Creole & Pidgin

What kinds of subject headings are used for works on Creole/Pidgin dialects?

The Library of Congress considers Creole languages to be “pidgin languages that have become established as the native language of a speech community” (LC Classification Schedule Scope Note) and enters works on Creole languages under the subject heading Creole dialects. The subject headings Pidgin languages and Languages, Mixed are broader terms encompassing Creole languages.

Pidgin languages is the correct subject heading for works discussing lingua francas which are native to none of the members of a speech community using them and which have a simplified grammar and mixed vocabulary.

Languages, Mixed is the proper subject heading for works “discussing languages resulting from the intermingling of phonological, grammatical and/or lexical elements from different languages in areas of intensive language contact,” according to the LC Classification Schedule scope note. This term is used for the terms Gobbledygook, Hybrid languages, Jargons, and Mixed languages.

Finally, works considering “auxiliary, sometimes mixed, languages used among groups having no other language in common are entered under the heading Lingua francas. This term is used for the terms Contact vernaculars, Linguae francae, Trade languages, and Vehicular languages.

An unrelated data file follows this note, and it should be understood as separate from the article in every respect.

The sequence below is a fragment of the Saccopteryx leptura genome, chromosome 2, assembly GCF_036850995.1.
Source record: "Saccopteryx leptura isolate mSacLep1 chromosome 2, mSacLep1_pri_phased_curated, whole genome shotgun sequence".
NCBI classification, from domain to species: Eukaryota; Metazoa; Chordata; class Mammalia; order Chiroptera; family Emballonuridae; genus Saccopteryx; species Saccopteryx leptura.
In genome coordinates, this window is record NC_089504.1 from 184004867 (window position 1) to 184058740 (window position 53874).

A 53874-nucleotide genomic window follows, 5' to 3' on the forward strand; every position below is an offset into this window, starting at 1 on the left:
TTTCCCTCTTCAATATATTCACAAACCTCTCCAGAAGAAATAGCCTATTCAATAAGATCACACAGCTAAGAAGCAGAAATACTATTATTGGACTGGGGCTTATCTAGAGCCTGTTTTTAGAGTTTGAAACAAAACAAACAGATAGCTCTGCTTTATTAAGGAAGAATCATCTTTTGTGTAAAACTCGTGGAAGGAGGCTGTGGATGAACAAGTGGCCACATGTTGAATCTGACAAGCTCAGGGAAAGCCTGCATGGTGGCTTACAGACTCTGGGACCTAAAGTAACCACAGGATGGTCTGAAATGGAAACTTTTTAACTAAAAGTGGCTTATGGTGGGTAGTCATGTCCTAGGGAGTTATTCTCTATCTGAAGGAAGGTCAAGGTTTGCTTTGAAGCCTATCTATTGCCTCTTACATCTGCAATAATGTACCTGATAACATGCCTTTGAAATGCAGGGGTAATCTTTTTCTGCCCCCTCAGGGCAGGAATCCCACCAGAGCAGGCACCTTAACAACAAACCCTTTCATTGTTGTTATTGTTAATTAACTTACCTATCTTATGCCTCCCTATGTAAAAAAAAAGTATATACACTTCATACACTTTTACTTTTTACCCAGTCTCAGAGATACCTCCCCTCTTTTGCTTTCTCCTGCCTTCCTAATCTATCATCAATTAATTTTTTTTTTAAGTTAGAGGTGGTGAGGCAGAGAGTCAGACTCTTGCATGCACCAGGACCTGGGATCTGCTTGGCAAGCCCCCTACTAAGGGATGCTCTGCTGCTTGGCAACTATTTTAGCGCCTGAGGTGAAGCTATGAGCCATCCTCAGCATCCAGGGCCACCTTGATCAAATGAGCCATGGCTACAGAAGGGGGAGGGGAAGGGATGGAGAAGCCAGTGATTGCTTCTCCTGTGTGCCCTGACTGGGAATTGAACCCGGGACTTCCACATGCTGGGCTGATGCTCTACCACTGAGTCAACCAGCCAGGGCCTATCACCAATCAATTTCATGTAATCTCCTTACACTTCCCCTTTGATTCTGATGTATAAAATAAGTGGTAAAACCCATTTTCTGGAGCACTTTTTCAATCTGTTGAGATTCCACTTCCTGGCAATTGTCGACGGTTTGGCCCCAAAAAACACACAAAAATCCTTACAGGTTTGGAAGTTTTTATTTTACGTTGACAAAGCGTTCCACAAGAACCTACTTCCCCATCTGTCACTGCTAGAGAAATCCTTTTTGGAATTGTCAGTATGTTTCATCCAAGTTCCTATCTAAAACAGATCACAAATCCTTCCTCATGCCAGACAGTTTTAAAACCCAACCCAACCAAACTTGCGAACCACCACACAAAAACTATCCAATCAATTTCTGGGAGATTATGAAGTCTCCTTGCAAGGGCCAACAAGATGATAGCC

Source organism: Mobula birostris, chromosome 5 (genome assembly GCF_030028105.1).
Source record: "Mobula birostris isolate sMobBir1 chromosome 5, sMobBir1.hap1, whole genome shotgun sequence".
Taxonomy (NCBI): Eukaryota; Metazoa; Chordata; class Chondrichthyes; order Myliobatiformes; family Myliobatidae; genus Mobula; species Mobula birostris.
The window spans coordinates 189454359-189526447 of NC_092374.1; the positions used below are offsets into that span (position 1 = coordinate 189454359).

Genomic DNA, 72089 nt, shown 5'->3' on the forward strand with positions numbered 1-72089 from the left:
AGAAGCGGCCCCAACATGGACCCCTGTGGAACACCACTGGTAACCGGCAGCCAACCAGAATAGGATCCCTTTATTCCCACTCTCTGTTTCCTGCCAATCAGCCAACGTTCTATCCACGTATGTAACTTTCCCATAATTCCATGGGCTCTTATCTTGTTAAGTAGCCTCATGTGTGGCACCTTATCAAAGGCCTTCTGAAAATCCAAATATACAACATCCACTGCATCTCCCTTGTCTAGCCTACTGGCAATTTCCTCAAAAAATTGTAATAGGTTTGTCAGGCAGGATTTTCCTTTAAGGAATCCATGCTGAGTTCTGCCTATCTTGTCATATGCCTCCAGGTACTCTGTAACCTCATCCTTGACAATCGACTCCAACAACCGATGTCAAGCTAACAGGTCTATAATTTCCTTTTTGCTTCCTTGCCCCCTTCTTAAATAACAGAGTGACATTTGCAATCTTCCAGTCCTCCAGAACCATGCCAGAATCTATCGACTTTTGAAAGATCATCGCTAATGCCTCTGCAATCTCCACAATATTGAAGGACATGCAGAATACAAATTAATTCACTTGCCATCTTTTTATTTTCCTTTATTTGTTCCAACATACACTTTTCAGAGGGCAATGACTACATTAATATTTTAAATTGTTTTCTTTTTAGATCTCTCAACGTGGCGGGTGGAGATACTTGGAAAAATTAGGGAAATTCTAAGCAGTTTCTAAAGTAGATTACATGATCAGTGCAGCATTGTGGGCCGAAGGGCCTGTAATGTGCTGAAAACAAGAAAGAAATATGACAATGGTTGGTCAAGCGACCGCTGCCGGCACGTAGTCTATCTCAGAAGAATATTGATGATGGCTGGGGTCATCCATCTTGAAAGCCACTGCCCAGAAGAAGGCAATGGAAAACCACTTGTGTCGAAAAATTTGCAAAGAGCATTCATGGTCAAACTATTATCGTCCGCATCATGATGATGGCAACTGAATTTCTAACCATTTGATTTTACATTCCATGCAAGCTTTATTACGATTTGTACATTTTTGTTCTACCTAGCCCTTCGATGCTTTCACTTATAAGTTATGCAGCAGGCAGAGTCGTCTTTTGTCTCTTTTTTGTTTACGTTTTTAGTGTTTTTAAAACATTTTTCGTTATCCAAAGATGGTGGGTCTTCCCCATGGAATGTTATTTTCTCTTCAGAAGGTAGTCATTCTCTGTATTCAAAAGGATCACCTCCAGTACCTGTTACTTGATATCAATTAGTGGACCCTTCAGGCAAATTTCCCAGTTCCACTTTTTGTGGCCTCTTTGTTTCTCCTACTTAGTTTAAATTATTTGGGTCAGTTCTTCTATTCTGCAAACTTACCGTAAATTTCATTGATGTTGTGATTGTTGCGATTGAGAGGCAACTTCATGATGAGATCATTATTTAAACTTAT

Lingua francas is the broadest of these terms. Lingua francas, Pidgin languages and Creole dialects may be subdivided geographically. Furthermore, Creole dialects is sometimes qualified by the root language.

  • For example:
  • Creole dialects – Indonesia
  • Creole dialects – Malaysia
  • Creole dialects – Singapore
  • Creole dialects, Arabic
  • Creole dialects, Danish
  • Creole dialects, Dutch
  • Creole dialects, English
  • Creole dialects, English — Australia
  • Creole dialects, English — Florida
  • Creole dialects, English — Georgia
  • Creole dialects, English – South Carolina
  • Creole dialects, English – Suriname
  • Creole dialects, French
  • Creole dialects, French – Brazil
  • Creole dialects, French – – Haiti
  • Creole dialects, French – New Caledonia
  • Creole dialects, Malay — Indonesia
  • Creole dialects, Portuguese
  • Creole dialects, Spanish

Some Creole languages that have their own subject headings include:

  • Ambonese Malay dialect
  • Betawi dialect
  • Djuka language
  • Karipuna creole dialect
  • Krio language
  • Kriol language
  • Michif language
  • Saramaccan language
  • Sea Islands Creole language (replaces “Gullah dialect” as subject heading)
  • Sranan language
  • Tayo language

Subject headings for Pidgin languages include:

  • Pidgin languages
  • Pidgin languages – Acadia – History
  • Pidgin languages – Arctic regions – Congresses
  • Pidgin languages – History
  • Pidgin languages – India
  • Pidgin languages — Study and teaching (Higher)
  • Pidgin languages – Suriname
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